The baseball season is officially over. Gone is the 2013 season, and in comes the 2013-2014 offseason. This is where the fun begins. Sandy Alderson has some financial flexibility, and it is time for the Mets to be in the conversation about playoff contenders. Although Alderson does have a good chunk of change to play around with — since Jason Bay and Johan Santana are coming off the books — he doesn’t give the impression that he’s going to make gargantuan deals and spend all his money at once. He may still be looking for a deal.
There are a bunch of options have major-league experience, however those options may cost a lot of money. Alderson could look to the international market for a deal. There is the highly-touted Masahiro Tanaka from Japan. Nonetheless, it seems as though Tanaka will probably require an expensive posting fee prior to negotiation. A team could end up paying $100 million — including the posting fee and contract — for Tanaka.
Luckily another pitcher on the international market is flying under the radar: Suk-Min Yoon of the Korean baseball league. Yoon will still require a posting fee, but it will not be as expensive as Tanaka’s. He isn’t nearly as hyped as fellow countryman Hyun-jin Ryu was when he decided to pursue a major-league career.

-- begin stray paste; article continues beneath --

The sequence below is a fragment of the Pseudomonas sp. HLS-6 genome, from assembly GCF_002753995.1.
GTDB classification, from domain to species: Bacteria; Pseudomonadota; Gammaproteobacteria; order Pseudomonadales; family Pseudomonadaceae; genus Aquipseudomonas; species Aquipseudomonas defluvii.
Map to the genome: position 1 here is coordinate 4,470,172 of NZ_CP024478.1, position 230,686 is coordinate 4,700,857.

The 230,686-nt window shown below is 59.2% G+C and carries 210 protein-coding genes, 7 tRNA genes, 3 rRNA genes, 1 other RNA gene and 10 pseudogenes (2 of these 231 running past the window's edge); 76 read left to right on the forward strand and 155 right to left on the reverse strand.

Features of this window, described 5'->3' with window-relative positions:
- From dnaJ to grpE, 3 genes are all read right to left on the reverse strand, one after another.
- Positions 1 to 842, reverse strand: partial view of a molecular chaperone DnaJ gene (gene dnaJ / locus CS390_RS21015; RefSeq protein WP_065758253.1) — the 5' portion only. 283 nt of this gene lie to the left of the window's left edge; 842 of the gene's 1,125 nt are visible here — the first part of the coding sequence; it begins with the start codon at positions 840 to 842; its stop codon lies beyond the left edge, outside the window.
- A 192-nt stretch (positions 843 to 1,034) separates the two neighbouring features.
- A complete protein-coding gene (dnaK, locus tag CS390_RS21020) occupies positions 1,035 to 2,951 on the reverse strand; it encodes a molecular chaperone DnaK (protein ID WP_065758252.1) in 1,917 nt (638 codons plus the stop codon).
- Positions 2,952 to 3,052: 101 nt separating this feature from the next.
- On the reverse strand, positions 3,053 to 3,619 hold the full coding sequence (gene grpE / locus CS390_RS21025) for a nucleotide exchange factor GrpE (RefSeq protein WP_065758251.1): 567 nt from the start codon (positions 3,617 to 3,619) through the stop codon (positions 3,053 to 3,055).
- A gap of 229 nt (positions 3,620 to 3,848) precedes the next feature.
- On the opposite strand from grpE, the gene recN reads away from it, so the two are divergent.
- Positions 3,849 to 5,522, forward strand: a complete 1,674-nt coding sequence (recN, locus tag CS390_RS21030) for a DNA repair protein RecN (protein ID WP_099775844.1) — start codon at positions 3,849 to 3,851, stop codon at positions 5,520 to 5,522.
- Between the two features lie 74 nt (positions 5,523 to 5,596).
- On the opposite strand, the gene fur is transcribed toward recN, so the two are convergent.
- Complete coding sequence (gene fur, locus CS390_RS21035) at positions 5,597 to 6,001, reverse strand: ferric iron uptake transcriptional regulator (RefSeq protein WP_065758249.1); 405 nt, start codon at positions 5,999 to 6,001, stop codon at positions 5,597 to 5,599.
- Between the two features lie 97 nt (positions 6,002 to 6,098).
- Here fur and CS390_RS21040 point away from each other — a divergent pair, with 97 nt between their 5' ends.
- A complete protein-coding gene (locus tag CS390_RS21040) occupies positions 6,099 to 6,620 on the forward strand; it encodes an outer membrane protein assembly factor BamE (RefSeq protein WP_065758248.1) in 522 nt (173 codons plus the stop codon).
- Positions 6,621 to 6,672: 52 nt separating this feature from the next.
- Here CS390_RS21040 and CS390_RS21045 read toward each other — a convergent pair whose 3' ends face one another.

The scouting reports describe Yoon as not as overpowering pitcher as Yu Darvish. He’s more similar to Kyle Lohse. His fastball sits between 91-93 MPH. Scouts say that he features an above-average changeup. Fastball-changeup combos are undervalued because scouts seem to like breaking balls. However, we’ve seen a large group of guys who have great fastball-changeup combos — such as Ryu, James Shields, and Michael Wacha. Yoon is not as good as that group of guys, but if his changeup is as good as the scouts say, he probably has a chance to be a solid major-league pitcher.
The combination of Yoon being under the radar, and his undervalued pitch combination, means that he could come at a discount. Given that he dealt with a shoulder injury in 2013, his posting fee probably would not be very high as he comes with some risk. He’s also probably not going to get a larger average annual value than Ryu, who got $6 million a year. A deal of two years at $10 million total would be within range for Yoon — and $5 million a year for a solid pitcher is a pretty good deal.
The Mets need some depth in the starting pitching department. The staff can’t be made up of fringy washups like Aaron Harang and Daisuke Matsuzaka. Some fresh arms need to be brought in, and Yoon is an exciting new face who has the potential to be good pitcher for the Mets.